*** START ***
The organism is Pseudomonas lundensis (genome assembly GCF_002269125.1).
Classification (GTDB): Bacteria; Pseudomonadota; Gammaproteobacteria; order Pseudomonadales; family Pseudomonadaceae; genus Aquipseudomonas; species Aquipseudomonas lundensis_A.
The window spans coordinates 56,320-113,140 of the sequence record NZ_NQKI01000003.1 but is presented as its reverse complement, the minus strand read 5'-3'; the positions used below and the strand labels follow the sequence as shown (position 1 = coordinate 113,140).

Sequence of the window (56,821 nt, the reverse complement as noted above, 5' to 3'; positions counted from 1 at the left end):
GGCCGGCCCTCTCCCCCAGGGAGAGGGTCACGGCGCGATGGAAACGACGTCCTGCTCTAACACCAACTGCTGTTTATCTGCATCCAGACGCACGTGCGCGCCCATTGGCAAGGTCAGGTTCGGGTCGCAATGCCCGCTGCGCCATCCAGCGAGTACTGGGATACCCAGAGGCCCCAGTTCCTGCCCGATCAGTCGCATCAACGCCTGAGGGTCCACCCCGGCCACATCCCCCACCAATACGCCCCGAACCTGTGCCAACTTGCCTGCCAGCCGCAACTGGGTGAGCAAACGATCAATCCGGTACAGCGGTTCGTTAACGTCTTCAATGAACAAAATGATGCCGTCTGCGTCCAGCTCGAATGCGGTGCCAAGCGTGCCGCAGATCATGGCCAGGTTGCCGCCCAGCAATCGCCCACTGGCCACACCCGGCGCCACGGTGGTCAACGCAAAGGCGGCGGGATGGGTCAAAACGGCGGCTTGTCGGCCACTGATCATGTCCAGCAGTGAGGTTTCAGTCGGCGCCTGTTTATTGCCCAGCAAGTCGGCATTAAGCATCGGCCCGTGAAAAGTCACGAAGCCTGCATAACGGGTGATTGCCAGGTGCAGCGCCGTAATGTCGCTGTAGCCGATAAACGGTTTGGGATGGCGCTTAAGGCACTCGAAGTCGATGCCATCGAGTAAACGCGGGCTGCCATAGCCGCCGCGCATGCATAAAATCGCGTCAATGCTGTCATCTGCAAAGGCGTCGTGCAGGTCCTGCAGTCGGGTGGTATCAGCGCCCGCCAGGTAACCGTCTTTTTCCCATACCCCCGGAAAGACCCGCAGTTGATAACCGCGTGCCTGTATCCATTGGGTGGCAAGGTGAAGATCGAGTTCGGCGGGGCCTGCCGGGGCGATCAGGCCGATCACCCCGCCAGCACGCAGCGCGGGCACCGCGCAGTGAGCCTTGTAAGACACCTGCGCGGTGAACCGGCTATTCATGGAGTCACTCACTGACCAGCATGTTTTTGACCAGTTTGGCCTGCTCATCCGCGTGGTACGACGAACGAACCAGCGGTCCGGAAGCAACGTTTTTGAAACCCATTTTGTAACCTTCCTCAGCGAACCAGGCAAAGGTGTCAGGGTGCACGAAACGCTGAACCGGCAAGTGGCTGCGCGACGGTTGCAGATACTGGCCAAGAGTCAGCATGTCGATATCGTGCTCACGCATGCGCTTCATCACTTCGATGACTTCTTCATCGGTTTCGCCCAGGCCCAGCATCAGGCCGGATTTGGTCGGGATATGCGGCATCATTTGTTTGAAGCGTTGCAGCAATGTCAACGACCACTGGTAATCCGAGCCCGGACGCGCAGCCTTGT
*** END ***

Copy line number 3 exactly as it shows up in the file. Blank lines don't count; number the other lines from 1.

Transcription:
The window spans coordinates 56,320-113,140 of the sequence record NZ_NQKI01000003.1 but is presented as its reverse complement, the minus strand read 5'-3'; the positions used below and the strand labels follow the sequence as shown (position 1 = coordinate 113,140).